Helpful Tips on Navigating Parent-Teacher Conferences
What is it about parent-teacher conferences that makes parent nervous? Is it our past coming back to haunt us? Maybe it’s the idea of having to sit at a desk again? Or Maybe it’s that we know that our child is frighteningly similar to ourselves and hasn’t quite finished every homework assignment and “maybe” doesn’t always follow instructions. But regardless of the reason, most parents put their guards up before they even set foot in the classroom for a parent-teacher conference.
Of course, this doesn’t have to be the case. There are a few simple steps you can take to help parents feel more at ease when they meet you for a parent-teacher conference.
First, you can initiate parent contact before conference night. Even if it’s a quick phone call or a few emails to touch base, it’s great for your students’ parents to be somewhat familiar with you. Along the same lines, make sure you send a reminder email or note home of the day and time of the conference.
Also, don’t just have conferences with the “bad kids.” Invite all parents to take part in the conference. Parent-teacher conferences aren’t just for talking about what needs to improve. They’re a great chance to talk about successes and even just the curriculum in general. If there is a huge unit project coming up, tell the parents about it. If you have tests or quizzes every Wednesday, tell the parents so they can follow up. Have a copy of the textbook available for them to see. The more they know about what is going on in your classroom, the more they can be involved at home.
And while we’re on the subject of celebrating successes…even the bad kids are doing something right. Make sure you let parents know how their child is succeeding in your class. Maybe their son isn’t the greatest at staying on task for individual classwork, but when it comes to discussions, he is a natural leader and always adds insightful ideas to the conversation.
Make sure you have a game plan. If a child is struggling in class, don’t just tell the parent about it. Have examples of class work to show the parents. Concrete examples such as “I think your son is having a hard time using the quadratic equation because he doesn’t finish problems that involve it” is always better than “Your son is struggling in my math class.”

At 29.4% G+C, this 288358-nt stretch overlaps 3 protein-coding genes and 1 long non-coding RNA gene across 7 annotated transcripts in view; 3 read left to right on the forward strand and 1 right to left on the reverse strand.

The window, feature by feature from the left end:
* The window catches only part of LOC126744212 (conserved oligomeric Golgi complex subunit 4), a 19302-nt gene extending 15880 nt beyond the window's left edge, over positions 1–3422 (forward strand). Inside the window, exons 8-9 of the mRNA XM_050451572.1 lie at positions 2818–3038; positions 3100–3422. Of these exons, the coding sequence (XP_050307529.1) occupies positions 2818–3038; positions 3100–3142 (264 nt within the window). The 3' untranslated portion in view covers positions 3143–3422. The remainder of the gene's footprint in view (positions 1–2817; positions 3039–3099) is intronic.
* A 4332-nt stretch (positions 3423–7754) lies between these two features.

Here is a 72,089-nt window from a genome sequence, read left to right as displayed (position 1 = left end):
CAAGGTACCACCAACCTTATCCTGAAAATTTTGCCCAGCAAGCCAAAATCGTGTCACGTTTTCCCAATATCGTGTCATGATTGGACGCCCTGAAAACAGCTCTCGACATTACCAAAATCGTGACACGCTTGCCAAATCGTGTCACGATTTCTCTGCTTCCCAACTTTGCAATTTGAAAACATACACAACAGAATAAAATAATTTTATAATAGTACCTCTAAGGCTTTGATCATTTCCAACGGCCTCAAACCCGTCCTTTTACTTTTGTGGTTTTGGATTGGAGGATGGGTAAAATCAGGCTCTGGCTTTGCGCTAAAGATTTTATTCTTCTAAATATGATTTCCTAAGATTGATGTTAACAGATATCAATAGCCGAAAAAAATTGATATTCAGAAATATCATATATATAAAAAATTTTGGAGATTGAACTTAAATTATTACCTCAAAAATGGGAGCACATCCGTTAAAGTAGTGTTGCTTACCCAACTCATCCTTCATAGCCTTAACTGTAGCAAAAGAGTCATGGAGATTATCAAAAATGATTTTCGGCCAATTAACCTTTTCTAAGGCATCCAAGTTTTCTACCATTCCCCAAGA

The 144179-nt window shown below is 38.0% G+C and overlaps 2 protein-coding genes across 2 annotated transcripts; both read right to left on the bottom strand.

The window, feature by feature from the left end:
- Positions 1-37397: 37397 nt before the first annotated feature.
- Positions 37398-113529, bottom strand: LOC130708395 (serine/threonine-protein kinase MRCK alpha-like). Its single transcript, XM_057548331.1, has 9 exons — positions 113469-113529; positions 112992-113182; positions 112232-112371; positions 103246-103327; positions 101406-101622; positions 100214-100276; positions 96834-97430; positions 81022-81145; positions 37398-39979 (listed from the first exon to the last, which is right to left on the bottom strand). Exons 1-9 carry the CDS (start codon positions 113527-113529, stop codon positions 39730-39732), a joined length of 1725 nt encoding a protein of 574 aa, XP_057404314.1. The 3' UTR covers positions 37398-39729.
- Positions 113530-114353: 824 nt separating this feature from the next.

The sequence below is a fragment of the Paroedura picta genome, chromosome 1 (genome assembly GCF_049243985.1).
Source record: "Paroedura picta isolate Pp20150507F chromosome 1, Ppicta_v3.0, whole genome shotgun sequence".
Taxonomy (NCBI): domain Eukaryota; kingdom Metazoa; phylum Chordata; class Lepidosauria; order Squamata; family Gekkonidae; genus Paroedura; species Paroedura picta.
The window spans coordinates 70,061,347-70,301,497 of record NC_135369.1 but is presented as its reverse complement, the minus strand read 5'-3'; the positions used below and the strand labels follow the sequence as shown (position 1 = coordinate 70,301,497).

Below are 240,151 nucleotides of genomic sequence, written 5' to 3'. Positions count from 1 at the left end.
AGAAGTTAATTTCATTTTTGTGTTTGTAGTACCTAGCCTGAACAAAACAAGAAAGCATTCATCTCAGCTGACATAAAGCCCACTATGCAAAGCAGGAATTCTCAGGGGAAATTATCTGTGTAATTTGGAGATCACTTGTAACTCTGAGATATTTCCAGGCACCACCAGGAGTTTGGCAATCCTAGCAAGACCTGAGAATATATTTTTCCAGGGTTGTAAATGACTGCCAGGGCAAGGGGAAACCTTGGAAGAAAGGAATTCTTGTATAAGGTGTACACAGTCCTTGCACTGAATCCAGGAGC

Get parents involved in helping their child succeed. Don’t tell them they aren’t doing enough. Ask them what they ARE doing and don’t tell them what they MUST do. Work with parents to figure out a way that works for everyone. If Tommy isn’t turning in homework, maybe parents need to initial homework every night. Maybe it means helping parents figure out a quiet, distraction-free place at home for their child to study. Maybe it means figuring out the best time of the night to tackle homework. But if you work with the parent, then they are going to leave motivated. And as an added bonus… it means you can follow up in a week or two to see how everything is going. Parents and teachers should feel like they are on the same team.
Feel free to invite the students. If a student is struggling and can see that everyone wants to help, and is part of writing the plan of action, then you may get a better response from the student. This way, students don’t spend the night worrying about what the teacher is saying, building a defense to any problems, and figuring out how to convince mom and dad that the teacher is lying. That’s just exhausting for everyone.
Also, be aware if parents share personal information about their child that you may not have known about. If mom and dad have decided to divorce or a new baby is on the way or there was recently a death in the family, this will have a direct effect on how a child performs in school. It doesn’t mean you should let students do whatever they want and not be accountable for completing assignments, but it does mean you need to approach the situation a little differently. And if they share any information with you, make sure you know whether you can tell the student that you know this information.
Finally, end the conferences on a positive note. Summarize what you talked about and what the plan of action is. Make sure you know the best way to contact them in the future and vice versa. Oh and don’t just make a parent awkwardly wiggle out of a desk and walk away from you while you’re writing down notes. Walk them out. Shake their hand. Tell them it was great to meet them.
Parent-teacher conferences aren’t meant to pit the parent against the teacher, but many parents have that vision. If you work together to help students succeed and keep lines of communication open, then you are helping all of your students have a great year.